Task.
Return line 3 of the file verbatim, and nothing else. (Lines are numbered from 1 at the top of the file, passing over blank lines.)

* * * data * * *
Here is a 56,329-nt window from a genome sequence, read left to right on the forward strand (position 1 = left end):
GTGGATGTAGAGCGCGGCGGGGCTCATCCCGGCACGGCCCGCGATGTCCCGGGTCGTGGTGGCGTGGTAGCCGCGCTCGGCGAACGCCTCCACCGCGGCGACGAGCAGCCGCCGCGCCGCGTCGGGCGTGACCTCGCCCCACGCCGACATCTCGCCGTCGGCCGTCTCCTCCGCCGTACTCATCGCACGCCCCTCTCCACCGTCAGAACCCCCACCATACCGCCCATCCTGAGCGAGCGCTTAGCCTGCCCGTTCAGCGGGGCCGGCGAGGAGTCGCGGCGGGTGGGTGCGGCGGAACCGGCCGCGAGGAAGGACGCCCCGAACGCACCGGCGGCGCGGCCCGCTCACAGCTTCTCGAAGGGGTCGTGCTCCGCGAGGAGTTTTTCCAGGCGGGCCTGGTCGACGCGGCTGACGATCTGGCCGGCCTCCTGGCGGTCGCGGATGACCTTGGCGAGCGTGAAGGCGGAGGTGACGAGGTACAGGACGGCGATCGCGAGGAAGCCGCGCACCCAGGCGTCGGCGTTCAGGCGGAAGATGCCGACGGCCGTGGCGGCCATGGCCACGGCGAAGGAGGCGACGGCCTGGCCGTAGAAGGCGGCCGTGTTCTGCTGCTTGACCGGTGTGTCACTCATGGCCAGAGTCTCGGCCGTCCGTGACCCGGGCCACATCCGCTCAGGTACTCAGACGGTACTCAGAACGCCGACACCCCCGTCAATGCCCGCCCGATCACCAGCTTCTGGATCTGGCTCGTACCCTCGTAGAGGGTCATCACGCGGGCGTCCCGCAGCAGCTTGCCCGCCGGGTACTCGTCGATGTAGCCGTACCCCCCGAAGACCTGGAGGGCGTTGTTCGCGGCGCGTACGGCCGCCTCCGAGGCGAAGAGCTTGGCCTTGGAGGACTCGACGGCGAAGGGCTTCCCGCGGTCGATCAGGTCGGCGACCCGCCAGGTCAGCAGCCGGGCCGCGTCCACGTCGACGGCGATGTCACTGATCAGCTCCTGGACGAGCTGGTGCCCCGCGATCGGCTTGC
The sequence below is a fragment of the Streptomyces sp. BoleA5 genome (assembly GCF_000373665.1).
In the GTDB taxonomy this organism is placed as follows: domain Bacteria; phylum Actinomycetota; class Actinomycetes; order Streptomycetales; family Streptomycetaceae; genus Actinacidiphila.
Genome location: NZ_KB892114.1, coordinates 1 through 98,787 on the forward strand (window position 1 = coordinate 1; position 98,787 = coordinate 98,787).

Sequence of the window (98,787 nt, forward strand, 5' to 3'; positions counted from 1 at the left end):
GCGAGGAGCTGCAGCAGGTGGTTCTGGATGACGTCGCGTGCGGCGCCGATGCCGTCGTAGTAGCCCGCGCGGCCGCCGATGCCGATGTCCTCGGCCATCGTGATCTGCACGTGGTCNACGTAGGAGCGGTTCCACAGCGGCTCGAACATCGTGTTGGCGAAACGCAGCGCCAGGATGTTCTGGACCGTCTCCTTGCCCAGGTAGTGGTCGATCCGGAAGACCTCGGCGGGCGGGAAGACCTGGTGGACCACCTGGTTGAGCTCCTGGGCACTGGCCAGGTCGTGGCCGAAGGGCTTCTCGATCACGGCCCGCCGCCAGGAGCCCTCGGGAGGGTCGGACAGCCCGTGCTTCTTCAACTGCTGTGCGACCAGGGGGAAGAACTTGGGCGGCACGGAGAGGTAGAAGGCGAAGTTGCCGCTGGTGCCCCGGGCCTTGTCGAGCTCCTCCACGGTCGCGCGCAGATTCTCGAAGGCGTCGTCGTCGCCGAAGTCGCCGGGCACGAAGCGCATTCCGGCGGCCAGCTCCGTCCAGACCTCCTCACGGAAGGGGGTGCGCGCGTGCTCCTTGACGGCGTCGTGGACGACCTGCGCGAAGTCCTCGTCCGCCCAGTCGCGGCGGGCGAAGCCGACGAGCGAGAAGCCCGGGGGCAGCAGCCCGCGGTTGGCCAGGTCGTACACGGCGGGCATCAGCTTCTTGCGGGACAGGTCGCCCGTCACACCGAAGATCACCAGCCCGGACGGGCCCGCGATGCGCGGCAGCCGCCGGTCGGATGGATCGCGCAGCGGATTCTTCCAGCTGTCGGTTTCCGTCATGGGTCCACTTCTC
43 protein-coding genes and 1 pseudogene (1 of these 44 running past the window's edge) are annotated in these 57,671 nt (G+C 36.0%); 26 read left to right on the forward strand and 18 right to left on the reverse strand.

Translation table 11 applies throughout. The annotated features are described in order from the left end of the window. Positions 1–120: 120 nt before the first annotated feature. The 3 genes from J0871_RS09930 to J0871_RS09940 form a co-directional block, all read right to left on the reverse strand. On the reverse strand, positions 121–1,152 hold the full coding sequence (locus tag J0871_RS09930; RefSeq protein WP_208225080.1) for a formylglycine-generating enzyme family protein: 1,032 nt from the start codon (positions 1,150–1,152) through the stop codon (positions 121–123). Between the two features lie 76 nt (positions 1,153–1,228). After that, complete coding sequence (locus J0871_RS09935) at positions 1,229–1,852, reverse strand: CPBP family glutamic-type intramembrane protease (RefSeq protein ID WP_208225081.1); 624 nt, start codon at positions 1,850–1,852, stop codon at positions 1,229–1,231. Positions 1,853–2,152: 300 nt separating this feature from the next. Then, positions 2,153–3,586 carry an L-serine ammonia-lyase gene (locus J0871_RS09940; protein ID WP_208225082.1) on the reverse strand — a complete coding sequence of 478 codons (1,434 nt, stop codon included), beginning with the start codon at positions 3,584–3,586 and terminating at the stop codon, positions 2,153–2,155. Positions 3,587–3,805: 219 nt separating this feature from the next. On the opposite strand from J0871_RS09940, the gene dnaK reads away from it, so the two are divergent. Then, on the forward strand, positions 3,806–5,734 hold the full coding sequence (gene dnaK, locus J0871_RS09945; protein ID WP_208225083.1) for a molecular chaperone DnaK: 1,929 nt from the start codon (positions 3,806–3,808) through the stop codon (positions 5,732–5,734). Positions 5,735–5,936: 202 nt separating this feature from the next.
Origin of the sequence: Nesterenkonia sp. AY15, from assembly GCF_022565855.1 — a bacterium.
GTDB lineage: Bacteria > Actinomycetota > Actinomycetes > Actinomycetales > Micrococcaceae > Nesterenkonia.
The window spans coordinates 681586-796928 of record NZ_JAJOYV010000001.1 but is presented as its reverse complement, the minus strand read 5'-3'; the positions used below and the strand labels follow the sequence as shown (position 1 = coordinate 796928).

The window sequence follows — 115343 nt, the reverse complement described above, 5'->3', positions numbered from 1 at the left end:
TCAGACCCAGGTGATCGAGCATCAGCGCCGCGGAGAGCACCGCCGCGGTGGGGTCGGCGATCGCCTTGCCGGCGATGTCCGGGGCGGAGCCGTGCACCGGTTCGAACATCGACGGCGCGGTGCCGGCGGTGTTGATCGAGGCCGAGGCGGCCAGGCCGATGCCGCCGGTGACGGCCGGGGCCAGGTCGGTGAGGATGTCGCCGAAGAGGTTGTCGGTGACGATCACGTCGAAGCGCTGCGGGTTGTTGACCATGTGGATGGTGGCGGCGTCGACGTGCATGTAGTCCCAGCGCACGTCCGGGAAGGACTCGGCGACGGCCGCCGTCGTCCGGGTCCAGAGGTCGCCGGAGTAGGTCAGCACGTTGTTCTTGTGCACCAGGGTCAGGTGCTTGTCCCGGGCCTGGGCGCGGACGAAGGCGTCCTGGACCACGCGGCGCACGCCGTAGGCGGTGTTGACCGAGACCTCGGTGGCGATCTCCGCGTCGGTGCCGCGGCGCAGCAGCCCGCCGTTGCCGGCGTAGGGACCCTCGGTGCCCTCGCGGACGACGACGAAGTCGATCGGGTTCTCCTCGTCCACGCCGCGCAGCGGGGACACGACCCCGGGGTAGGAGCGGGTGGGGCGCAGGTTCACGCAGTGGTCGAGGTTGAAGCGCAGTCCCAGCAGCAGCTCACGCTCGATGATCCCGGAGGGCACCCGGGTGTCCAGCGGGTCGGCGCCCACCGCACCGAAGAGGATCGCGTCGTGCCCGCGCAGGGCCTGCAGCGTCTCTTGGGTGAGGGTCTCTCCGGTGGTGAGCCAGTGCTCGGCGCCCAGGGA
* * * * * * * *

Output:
The sequence below is a fragment of the Streptomyces sp. BoleA5 genome (assembly GCF_000373665.1).